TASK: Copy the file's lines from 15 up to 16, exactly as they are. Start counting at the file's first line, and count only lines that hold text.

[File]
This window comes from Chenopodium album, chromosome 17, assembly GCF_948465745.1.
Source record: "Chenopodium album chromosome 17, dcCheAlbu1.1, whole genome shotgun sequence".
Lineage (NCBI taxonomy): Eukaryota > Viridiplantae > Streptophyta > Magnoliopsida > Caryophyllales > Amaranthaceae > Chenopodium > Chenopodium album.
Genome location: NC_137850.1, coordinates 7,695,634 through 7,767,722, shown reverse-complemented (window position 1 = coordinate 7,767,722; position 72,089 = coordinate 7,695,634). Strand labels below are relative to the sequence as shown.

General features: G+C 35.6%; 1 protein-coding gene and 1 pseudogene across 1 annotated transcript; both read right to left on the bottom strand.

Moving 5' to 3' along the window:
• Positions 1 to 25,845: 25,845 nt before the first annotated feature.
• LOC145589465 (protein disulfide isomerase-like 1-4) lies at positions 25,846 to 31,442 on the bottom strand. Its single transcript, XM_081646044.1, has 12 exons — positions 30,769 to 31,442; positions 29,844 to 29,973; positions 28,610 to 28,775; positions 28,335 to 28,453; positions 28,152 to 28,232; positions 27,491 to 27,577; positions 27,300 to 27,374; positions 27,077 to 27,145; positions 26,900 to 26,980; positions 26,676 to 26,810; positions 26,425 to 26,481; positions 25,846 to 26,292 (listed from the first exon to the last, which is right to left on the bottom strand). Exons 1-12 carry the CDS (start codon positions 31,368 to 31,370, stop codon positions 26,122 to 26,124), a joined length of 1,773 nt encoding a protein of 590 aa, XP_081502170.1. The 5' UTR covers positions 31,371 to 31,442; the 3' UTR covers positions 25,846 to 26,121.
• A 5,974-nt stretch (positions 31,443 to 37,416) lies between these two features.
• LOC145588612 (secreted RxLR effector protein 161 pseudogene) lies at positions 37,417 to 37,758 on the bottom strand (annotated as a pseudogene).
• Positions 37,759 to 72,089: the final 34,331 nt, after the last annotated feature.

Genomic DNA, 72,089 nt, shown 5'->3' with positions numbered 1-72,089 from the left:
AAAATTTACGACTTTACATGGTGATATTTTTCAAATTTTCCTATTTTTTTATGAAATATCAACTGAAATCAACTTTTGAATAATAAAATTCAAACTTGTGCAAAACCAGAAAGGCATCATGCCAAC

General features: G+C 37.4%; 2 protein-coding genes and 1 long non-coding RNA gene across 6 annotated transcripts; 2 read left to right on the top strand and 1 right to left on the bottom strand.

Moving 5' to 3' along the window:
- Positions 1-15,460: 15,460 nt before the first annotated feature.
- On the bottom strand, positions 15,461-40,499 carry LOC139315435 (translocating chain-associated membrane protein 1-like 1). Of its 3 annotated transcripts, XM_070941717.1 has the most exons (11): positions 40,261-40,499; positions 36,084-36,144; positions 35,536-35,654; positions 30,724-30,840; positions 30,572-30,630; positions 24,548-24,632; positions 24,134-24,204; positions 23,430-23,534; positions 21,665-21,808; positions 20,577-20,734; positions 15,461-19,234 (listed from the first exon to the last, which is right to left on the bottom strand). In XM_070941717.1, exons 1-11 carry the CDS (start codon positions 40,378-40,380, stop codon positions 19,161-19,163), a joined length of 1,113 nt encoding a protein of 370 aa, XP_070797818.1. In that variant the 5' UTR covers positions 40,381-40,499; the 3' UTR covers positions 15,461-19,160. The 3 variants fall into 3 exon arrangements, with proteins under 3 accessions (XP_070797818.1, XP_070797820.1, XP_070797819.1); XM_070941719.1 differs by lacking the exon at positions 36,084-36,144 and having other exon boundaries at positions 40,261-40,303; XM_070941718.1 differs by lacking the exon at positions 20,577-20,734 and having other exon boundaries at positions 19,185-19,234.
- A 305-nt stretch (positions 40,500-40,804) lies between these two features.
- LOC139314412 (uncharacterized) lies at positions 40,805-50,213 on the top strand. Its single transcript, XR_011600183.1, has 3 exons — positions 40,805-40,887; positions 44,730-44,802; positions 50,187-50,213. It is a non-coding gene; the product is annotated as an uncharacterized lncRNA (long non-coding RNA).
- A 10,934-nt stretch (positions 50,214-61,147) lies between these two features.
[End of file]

Moving 5' to 3' along the window:
- Positions 1-15,460: 15,460 nt before the first annotated feature.